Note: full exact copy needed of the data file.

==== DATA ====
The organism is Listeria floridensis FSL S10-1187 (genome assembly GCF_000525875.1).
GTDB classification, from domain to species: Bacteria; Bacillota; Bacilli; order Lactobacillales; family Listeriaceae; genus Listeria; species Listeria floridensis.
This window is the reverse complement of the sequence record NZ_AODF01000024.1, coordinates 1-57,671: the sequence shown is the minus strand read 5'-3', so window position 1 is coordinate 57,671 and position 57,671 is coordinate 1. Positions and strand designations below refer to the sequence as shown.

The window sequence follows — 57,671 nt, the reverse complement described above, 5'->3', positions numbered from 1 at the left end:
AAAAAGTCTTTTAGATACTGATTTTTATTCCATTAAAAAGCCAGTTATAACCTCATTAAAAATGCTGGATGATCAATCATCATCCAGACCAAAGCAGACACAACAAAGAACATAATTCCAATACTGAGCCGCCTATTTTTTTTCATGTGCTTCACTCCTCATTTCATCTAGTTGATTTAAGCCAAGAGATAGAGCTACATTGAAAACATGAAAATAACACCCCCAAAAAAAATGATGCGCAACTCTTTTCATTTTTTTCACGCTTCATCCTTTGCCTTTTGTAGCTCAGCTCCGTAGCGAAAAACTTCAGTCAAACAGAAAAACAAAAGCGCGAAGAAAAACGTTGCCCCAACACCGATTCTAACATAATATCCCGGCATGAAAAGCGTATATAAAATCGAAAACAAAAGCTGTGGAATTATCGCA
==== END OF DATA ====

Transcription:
The organism is Listeria floridensis FSL S10-1187 (genome assembly GCF_000525875.1).
GTDB classification, from domain to species: Bacteria; Bacillota; Bacilli; order Lactobacillales; family Listeriaceae; genus Listeria; species Listeria floridensis.
This window is the reverse complement of the sequence record NZ_AODF01000024.1, coordinates 1-57,671: the sequence shown is the minus strand read 5'-3', so window position 1 is coordinate 57,671 and position 57,671 is coordinate 1. Positions and strand designations below refer to the sequence as shown.

The window sequence follows — 57,671 nt, the reverse complement described above, 5'->3', positions numbered from 1 at the left end:
AAAAAGTCTTTTAGATACTGATTTTTATTCCATTAAAAAGCCAGTTATAACCTCATTAAAAATGCTGGATGATCAATCATCATCCAGACCAAAGCAGACACAACAAAGAACATAATTCCAATACTGAGCCGCCTATTTTTTTTCATGTGCTTCACTCCTCATTTCATCTAGTTGATTTAAGCCAAGAGATAGAGCTACATTGAAAACATGAAAATAACACCCCCAAAAAAAATGATGCGCAACTCTTTTCATTTTTTTCACGCTTCATCCTTTGCCTTTTGTAGCTCAGCTCCGTAGCGAAAAACTTCAGTCAAACAGAAAAACAAAAGCGCGAAGAAAAACGTTGCCCCAACACCGATTCTAACATAATATCCCGGCATGAAAAGCGTATATAAAATCGAAAACAAAAGCTGTGGAATTATCGCA